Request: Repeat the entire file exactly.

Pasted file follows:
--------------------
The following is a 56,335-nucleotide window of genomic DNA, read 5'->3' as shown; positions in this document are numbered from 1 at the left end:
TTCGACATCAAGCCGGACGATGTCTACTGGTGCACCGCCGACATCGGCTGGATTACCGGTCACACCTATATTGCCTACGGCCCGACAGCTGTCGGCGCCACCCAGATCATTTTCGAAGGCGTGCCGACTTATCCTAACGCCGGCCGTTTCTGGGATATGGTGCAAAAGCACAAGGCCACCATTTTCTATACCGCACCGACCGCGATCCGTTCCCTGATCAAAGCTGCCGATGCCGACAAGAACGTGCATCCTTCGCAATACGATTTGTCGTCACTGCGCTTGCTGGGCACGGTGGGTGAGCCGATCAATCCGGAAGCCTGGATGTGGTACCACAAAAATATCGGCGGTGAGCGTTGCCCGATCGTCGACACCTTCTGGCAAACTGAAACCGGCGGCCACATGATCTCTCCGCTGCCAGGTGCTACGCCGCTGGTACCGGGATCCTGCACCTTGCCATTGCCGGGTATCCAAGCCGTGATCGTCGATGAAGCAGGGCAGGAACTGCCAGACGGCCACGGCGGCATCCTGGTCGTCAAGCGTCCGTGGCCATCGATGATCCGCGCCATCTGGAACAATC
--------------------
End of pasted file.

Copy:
The following is a 56,335-nucleotide window of genomic DNA, read 5'->3' as shown; positions in this document are numbered from 1 at the left end:
TTCGACATCAAGCCGGACGATGTCTACTGGTGCACCGCCGACATCGGCTGGATTACCGGTCACACCTATATTGCCTACGGCCCGACAGCTGTCGGCGCCACCCAGATCATTTTCGAAGGCGTGCCGACTTATCCTAACGCCGGCCGTTTCTGGGATATGGTGCAAAAGCACAAGGCCACCATTTTCTATACCGCACCGACCGCGATCCGTTCCCTGATCAAAGCTGCCGATGCCGACAAGAACGTGCATCCTTCGCAATACGATTTGTCGTCACTGCGCTTGCTGGGCACGGTGGGTGAGCCGATCAATCCGGAAGCCTGGATGTGGTACCACAAAAATATCGGCGGTGAGCGTTGCCCGATCGTCGACACCTTCTGGCAAACTGAAACCGGCGGCCACATGATCTCTCCGCTGCCAGGTGCTACGCCGCTGGTACCGGGATCCTGCACCTTGCCATTGCCGGGTATCCAAGCCGTGATCGTCGATGAAGCAGGGCAGGAACTGCCAGACGGCCACGGCGGCATCCTGGTCGTCAAGCGTCCGTGGCCATCGATGATCCGCGCCATCTGGAACAATC